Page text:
5. National Buffer Stock must review their receipts and inform the government of food stock levels and food security strategies.
6. Social safety nets should be designed for the informal sectors and vulnerable groups for the urban population. i.e. kayaye, market women, trotro drivers. In this regard, the government must be commended for spraying if markets to safe their health and businesses.
7. Ministry of Communication in collaboration with the National Board for Small Scale Business (NBSSB) must be tasked to educate small businesses to use social media and digital tools to provide goods and services. In addition, help them to advertise their businesses on radio and television. For small businesses that are willing to digitize, a portal can be created for them to register by satisfying safety criteria like a hygienic delivery system and the ability to regularly disinfect delivery systems and possess MoMo accounts for transactions in order to be given clearance to operate.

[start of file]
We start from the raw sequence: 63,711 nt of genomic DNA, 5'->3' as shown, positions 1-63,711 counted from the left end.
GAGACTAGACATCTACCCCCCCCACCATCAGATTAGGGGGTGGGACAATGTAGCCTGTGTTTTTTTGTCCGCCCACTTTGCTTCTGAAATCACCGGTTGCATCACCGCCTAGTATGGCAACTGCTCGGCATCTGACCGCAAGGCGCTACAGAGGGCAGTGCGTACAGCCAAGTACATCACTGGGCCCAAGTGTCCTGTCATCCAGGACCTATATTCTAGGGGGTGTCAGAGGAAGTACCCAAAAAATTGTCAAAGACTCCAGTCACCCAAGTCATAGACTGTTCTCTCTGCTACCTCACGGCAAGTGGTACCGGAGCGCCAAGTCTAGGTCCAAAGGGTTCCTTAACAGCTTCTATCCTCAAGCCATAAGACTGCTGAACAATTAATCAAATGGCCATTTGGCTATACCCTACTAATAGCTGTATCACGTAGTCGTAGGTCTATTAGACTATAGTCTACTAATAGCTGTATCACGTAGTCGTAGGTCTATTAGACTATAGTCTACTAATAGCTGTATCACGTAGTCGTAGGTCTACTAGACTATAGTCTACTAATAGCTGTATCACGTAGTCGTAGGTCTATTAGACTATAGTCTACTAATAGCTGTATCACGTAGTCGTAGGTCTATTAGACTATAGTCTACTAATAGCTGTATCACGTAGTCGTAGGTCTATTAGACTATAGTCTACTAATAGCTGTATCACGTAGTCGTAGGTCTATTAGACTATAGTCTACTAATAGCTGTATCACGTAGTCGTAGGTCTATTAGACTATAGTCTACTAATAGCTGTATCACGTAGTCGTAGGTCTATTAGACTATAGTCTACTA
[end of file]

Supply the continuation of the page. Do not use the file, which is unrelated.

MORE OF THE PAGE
8. Religious bodies and organizations must be encouraged by the government to channel Corporate Social Responsibility (CSR) resources to support government efforts. E.g. producing and distributing sanitizers, pay voluntary health workers, identify low income earning groups in churches and mosques and provide them with foodstuff and other essentials. Again, religious bodies must be encouraged to have dedicated numbers for members to call and report their health condition for assistance from health professionals within their communities.
9. Lastly, NGO’s and social organizations are encouraged to initiate funding-raising campaigns to support vulnerable groups.
In all sincerity, we need to prepare for the worst and hope for the best. Do we set the high bars or pay the high prices now?
The writer, Komla Tendeku is the Monitoring and Evaluation Coordinator at Cocoa Merchant Ghana Limited.
E-mail: [email protected]